After two years of lobbying, speeches, phone calls, music concerts, promotional videos and celebrity endorsements, it is finally crunch time for Ireland's bid to win a two-year term on the United Nations Security Council.
UN ambassadors will cast their ballots in the coming hours and will choose between Ireland, Canada and Norway to fill two vacant seats on the council.
If all 193 United Nations members vote, then Ireland will need 129 votes to win, which is a two-thirds majority.
If the two seats have not been filled after today's vote, a second round of balloting will take place tomorrow.
Campaigning during a pandemic
At the start of Ireland's campaign, it was all about face-to-face meetings and 'pressing the flesh', but such interactions have become impossible in recent months because of the coronavirus.
That hasn't stopped the lobbying, however, with Irish officials hitting the phones, hosting Zoom calls and using video conferencing to drum up support for Ireland's bid.
The coronavirus has also affected the voting process.
In the past, member states voted by secret ballot during a meeting of the UN General Assembly, but because of social distancing, a new system has been agreed that will see UN ambassadors casting their ballots at different time slots throughout the day at the UN headquarters in New York.
Ireland officially launched its Security Council campaign at the United Nations headquarters two years ago.
UN ambassadors were taken to a U2 concert in Madison Square Garden.
An exhibition area was set up outside the United Nations building with tents and stalls showcasing Irish music, food and culture.
Crowds were addressed by Bono, Mary Robinson, the Taoiseach and the Tánaiste.
Leo Varadkar said that Ireland would bring hard won insights and practical lessons to the table, and that Ireland understands the need to listen and the importance of respecting differences.
In his address, Tánaiste and Minister for Foreign Affairs Simon Coveney said the Irish were bridge-builders by nature and a people who work to build collective solutions to global challenges.
Over the last two years, the Taoiseach and the Tánaiste have returned on a number of occasions to the UN headquarters.
President Michael D Higgins has also visited in order to promote Ireland's candidacy.
Throughout the campaign, Irish officials have highlighted the country's history and experience of difficult times, including the Great Famine, the struggle for independence and the Troubles in Northern Ireland.
They have also been keen to promote Ireland's record of peacemaking both at home and abroad, citing examples such as the Good Friday Agreement and the country's involvement in UN peacekeeping missions in conflict zones around the world.
Culture has also played a big part in Ireland's campaign, and just before the coronavirus brought an end to in-person campaigning, UN ambassadors were taken to a performance of Riverdance in New York in March.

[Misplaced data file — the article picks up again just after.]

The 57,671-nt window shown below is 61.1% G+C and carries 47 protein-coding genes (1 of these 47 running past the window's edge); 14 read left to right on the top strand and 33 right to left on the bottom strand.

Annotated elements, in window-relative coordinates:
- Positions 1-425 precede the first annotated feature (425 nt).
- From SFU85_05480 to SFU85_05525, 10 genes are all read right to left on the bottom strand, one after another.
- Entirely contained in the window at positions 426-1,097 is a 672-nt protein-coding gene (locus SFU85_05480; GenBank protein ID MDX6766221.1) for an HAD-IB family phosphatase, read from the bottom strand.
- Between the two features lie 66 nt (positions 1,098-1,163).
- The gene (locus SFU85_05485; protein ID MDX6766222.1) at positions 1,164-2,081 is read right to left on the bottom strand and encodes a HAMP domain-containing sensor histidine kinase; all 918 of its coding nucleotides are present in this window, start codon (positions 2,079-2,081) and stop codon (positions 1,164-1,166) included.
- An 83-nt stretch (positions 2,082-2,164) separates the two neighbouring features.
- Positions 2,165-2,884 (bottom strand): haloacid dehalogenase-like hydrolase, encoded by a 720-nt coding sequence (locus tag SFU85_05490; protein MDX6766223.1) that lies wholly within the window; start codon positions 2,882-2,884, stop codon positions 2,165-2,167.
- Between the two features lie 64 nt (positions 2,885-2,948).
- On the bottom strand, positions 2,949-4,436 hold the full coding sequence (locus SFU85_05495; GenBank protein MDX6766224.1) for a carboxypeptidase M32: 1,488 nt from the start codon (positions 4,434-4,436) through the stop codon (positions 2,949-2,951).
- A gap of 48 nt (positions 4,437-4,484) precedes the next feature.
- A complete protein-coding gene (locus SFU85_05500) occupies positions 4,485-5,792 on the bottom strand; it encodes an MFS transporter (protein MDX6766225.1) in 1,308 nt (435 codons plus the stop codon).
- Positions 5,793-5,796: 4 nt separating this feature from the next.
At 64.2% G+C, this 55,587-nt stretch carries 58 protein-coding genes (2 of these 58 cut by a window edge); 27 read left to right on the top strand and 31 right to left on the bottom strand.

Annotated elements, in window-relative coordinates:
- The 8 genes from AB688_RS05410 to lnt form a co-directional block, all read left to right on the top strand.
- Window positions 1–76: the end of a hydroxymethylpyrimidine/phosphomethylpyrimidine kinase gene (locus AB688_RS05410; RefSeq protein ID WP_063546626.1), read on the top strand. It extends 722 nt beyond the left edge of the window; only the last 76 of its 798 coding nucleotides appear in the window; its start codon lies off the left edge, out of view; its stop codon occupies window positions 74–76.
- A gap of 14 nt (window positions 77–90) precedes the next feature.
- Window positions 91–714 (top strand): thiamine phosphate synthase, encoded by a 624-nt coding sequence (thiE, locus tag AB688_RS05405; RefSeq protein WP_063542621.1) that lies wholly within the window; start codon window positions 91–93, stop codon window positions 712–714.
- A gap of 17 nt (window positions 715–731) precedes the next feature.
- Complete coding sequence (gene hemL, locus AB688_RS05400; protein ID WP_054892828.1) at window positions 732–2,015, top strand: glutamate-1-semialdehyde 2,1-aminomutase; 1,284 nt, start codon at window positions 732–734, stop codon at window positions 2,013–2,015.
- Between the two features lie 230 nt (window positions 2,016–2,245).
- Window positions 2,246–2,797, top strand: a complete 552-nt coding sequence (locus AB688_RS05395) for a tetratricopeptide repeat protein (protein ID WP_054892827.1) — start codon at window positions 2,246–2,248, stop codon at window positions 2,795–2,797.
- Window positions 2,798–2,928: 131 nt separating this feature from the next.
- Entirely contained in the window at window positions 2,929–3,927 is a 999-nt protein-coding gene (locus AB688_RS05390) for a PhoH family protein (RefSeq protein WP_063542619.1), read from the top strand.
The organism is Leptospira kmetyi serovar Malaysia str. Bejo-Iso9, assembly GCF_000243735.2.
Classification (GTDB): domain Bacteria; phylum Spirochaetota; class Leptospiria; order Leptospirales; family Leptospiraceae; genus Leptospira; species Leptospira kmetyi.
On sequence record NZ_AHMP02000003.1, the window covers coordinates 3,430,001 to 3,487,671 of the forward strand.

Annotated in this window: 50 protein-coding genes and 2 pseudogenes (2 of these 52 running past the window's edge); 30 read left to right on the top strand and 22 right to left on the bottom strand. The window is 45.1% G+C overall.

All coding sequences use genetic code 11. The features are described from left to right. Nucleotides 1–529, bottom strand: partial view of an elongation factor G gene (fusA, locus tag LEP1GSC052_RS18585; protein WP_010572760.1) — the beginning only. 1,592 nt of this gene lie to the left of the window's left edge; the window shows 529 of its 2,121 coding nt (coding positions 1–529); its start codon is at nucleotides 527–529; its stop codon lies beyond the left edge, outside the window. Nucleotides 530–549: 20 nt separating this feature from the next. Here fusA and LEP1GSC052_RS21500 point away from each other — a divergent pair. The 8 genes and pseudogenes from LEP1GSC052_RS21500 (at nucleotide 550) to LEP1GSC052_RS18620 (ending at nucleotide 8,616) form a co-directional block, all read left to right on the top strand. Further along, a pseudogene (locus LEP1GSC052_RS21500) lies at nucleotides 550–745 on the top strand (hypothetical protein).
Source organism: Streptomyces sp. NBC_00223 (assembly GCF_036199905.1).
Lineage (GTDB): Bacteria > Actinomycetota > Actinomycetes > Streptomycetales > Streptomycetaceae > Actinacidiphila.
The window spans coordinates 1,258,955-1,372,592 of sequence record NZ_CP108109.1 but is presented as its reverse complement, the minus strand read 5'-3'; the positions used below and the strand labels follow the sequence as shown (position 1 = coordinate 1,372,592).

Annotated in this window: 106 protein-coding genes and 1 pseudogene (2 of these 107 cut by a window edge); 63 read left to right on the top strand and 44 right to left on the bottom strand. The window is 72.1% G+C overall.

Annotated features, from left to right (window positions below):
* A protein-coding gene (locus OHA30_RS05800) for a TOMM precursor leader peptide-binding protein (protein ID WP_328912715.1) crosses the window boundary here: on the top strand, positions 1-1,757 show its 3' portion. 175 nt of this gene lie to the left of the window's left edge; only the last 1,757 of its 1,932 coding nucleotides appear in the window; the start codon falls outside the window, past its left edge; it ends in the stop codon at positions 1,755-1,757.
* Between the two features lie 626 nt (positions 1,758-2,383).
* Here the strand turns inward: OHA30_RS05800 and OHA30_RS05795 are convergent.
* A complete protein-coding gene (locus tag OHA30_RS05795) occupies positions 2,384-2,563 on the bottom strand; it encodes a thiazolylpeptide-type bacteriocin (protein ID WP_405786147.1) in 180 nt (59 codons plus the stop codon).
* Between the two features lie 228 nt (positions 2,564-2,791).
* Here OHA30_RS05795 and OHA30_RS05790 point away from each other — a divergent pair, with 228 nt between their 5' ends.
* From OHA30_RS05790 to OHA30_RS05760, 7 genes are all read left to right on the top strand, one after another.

Ireland won two-year rotating terms on the Security Council in the past, in 1962, 1981 and 2001. This time around, there is some stiff competition from Canada and Norway, who are also looking for seats.
Both countries are pumping more money than Ireland into their bids.
The Irish Government has spent €840,000 over the last three years, but Canada and Norway have each spent around €2m on their campaigns.
Aside from the money, Ireland is also competing against two countries that are generally liked around the world.
This was alluded to by Bono at the launch of Ireland's campaign two years ago.
"That Canada is nice is the worst thing I can say about them," he said.
As for Norway, he said: "who could ask for a better neighbour or committed peacemaker?
"Here’s the worst thing I can say about them, they’re tall. They’re too tall."
And while Ireland may have Bono, Canada has Celine Dion.
In March, UN ambassadors were taken to one of her concerts in New York as part of Canada's bid.
Irish officials say they are hopeful and optimistic, but it is impossible to predict the outcome with any certainty.
In the past, there have been cases of countries receiving pledges of support that failed to materialise.
Because votes are cast by secret ballot, it is easy for UN members to break promises without repercussions.
Why does Ireland want a Security Council seat?
Winning a seat on the UN Security Council was part of the Government's 'Global Ireland 2025' initiative, a plan to increase Ireland's global footprint.
It states that Ireland will promote its values of peace, humanity, equality and justice through the campaign for election to the UN Security Council, adding that "if successful, this will place Ireland at the heart of UN decision-making on matters of vital importance, including international peace, security and development".
The Security Council is probably the most visible, headline-grabbing arm of the United Nations. It is where atrocities are condemned, resolutions are passed and angry words are exchanged between world powers.
It is frequently criticised, however, for being ineffective. Permanent members like the US and Russia can simply use a veto if they don't agree with the resolution being discussed.
It may not be perfect, but from the Irish Government's perspective it is better to have a voice at the table than to be shouting from the outside.